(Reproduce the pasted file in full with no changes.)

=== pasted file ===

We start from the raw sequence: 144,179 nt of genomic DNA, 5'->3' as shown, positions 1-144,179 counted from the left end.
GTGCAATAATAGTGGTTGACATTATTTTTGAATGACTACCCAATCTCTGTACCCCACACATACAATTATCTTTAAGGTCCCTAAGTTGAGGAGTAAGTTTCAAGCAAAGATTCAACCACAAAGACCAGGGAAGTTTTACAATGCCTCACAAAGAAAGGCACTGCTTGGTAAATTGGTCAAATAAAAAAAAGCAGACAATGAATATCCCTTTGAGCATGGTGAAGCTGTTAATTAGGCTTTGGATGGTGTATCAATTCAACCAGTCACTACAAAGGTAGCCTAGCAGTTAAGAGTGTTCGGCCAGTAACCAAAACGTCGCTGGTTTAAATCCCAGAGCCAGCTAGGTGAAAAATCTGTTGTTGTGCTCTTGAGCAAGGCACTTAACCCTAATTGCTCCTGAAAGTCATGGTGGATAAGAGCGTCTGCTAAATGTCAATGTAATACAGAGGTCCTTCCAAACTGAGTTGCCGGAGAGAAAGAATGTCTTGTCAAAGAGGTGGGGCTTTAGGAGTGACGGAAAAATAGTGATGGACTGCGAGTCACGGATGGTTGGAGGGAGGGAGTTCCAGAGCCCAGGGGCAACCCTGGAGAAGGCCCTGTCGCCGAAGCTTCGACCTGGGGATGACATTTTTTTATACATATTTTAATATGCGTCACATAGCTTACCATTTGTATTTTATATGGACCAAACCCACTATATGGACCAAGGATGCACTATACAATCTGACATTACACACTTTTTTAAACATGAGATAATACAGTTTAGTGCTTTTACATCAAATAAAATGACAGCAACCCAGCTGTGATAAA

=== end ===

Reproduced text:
We start from the raw sequence: 144,179 nt of genomic DNA, 5'->3' as shown, positions 1-144,179 counted from the left end.
GTGCAATAATAGTGGTTGACATTATTTTTGAATGACTACCCAATCTCTGTACCCCACACATACAATTATCTTTAAGGTCCCTAAGTTGAGGAGTAAGTTTCAAGCAAAGATTCAACCACAAAGACCAGGGAAGTTTTACAATGCCTCACAAAGAAAGGCACTGCTTGGTAAATTGGTCAAATAAAAAAAAGCAGACAATGAATATCCCTTTGAGCATGGTGAAGCTGTTAATTAGGCTTTGGATGGTGTATCAATTCAACCAGTCACTACAAAGGTAGCCTAGCAGTTAAGAGTGTTCGGCCAGTAACCAAAACGTCGCTGGTTTAAATCCCAGAGCCAGCTAGGTGAAAAATCTGTTGTTGTGCTCTTGAGCAAGGCACTTAACCCTAATTGCTCCTGAAAGTCATGGTGGATAAGAGCGTCTGCTAAATGTCAATGTAATACAGAGGTCCTTCCAAACTGAGTTGCCGGAGAGAAAGAATGTCTTGTCAAAGAGGTGGGGCTTTAGGAGTGACGGAAAAATAGTGATGGACTGCGAGTCACGGATGGTTGGAGGGAGGGAGTTCCAGAGCCCAGGGGCAACCCTGGAGAAGGCCCTGTCGCCGAAGCTTCGACCTGGGGATGACATTTTTTTATACATATTTTAATATGCGTCACATAGCTTACCATTTGTATTTTATATGGACCAAACCCACTATATGGACCAAGGATGCACTATACAATCTGACATTACACACTTTTTTAAACATGAGATAATACAGTTTAGTGCTTTTACATCAAATAAAATGACAGCAACCCAGCTGTGATAAA